The Sheepyard War Memorial and Museum
Bear standing in front of Lake Bear-d on the sign. The lake. Memorial rock.
On the way out of ‘town’, we saw the flagpoles meaning we had arrived at the War Memorial. In the blazing heat, we walked past the rustic sign and not-expected-at-all, Lake Beard. To the right was a Memorial rock, we quite like these, having seen our first in the Queenstown Cemetery on South Island.
A random selection, especially lie the bottom row.
Edna was on her own toward the Lake.
Away to our left was a rather lovely setting.
The Sheepyard and Community War Memorial consists of a series of ironstone boulders in a semi-circular design which commemorates Australian servicemen and women who have fought in conflicts in which Australia has been involved. In the centre of the memorial is a beefwood sign and there are a number of plaques on individual boulders which commemorate conflicts including a plaque dedicated to Aboriginal Servicemen in all wars. There are also plaques dedicated to individuals. The area is paved with mullock gravel and a tiled footpath and is bounded by spaced wooden hurdles. There are three flagpoles behind the memorial.
So wonderful to see all the campaigns honoured.
Just as we were about to head off a ‘ute’ roared up and parked up a pile of grit, two dogs got out, one to swim, one to run at high speed around the lake. The owner disembarked and introduced himself as Mac. The man from the picture in the pub. It had clearly been a ‘thirst making morning’. He did say he was the key holder to the museum and we could have a look around.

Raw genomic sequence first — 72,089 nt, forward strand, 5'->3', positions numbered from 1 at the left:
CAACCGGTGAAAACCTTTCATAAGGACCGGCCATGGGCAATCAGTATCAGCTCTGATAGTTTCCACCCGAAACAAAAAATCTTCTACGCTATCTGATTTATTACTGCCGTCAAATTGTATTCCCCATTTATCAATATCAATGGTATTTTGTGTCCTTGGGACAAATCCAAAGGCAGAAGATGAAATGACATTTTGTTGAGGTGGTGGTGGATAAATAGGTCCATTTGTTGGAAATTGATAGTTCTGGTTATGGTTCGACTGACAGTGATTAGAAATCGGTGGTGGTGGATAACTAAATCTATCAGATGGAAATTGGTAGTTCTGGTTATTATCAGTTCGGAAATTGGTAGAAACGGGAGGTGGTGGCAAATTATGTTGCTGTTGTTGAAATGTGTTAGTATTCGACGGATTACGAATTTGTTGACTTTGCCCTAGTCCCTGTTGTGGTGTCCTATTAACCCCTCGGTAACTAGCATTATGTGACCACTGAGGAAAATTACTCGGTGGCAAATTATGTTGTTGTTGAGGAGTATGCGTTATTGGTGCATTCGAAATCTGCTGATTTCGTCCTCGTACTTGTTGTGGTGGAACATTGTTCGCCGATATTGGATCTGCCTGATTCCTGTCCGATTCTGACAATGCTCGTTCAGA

Just inside the door was perhaps the most incredible picture we have ever seen when it comes to camaraderie. Bearing in mind the light on the glass was awful, Mac helped shade for me to get a close up.
The soldier standing has actually left this life permanently. His mates insisted he be in the picture and quite simply ‘propped him up’ by supporting him and the chap behind holds two handfuls of shirt.
Lovely to see pictures of some of the veterans and the medals they so richly deserved. Just two examples, Sam on the left, Macs grandpa Mac on the right.
Army records belonging to Mac.
We looked around the rest of the museum.
The Kokoda Trail.
Gallipoli – just look at the list of Anzacs who were awarded the V.C. at the bottom.
A unique look at pictures of the Japanese surrender.
Unusual and interesting bits to look at.
The Coo-ee Call. Then it was time for us to leave.
A had to before we left.
ALL IN ALL IN A JEWEL IN A ROUGH OUTBACK
A SURPRISE FIND